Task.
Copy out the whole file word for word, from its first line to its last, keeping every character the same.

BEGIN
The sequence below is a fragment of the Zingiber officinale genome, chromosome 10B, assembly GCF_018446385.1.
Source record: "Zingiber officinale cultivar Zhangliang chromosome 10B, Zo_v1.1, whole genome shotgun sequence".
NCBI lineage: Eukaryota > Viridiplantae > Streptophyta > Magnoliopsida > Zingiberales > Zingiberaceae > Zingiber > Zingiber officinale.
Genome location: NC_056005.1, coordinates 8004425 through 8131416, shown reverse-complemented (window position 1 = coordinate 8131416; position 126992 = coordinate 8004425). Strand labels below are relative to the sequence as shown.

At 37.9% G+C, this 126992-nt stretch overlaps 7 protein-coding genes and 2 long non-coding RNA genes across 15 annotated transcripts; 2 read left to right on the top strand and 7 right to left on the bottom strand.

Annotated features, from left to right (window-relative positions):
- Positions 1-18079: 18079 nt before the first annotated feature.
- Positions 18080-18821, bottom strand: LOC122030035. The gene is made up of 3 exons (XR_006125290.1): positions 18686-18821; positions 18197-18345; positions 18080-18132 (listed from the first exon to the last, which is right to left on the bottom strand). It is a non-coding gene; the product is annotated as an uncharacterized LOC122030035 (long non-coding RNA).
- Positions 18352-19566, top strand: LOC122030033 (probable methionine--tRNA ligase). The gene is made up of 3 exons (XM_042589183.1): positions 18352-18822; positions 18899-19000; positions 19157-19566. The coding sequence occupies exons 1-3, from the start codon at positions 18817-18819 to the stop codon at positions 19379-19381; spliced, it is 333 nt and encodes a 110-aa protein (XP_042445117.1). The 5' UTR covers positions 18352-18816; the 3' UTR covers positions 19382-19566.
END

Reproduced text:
The sequence below is a fragment of the Zingiber officinale genome, chromosome 10B, assembly GCF_018446385.1.
Source record: "Zingiber officinale cultivar Zhangliang chromosome 10B, Zo_v1.1, whole genome shotgun sequence".
NCBI lineage: Eukaryota > Viridiplantae > Streptophyta > Magnoliopsida > Zingiberales > Zingiberaceae > Zingiber > Zingiber officinale.
Genome location: NC_056005.1, coordinates 8004425 through 8131416, shown reverse-complemented (window position 1 = coordinate 8131416; position 126992 = coordinate 8004425). Strand labels below are relative to the sequence as shown.

At 37.9% G+C, this 126992-nt stretch overlaps 7 protein-coding genes and 2 long non-coding RNA genes across 15 annotated transcripts; 2 read left to right on the top strand and 7 right to left on the bottom strand.

Annotated features, from left to right (window-relative positions):
- Positions 1-18079: 18079 nt before the first annotated feature.
- Positions 18080-18821, bottom strand: LOC122030035. The gene is made up of 3 exons (XR_006125290.1): positions 18686-18821; positions 18197-18345; positions 18080-18132 (listed from the first exon to the last, which is right to left on the bottom strand). It is a non-coding gene; the product is annotated as an uncharacterized LOC122030035 (long non-coding RNA).
- Positions 18352-19566, top strand: LOC122030033 (probable methionine--tRNA ligase). The gene is made up of 3 exons (XM_042589183.1): positions 18352-18822; positions 18899-19000; positions 19157-19566. The coding sequence occupies exons 1-3, from the start codon at positions 18817-18819 to the stop codon at positions 19379-19381; spliced, it is 333 nt and encodes a 110-aa protein (XP_042445117.1). The 5' UTR covers positions 18352-18816; the 3' UTR covers positions 19382-19566.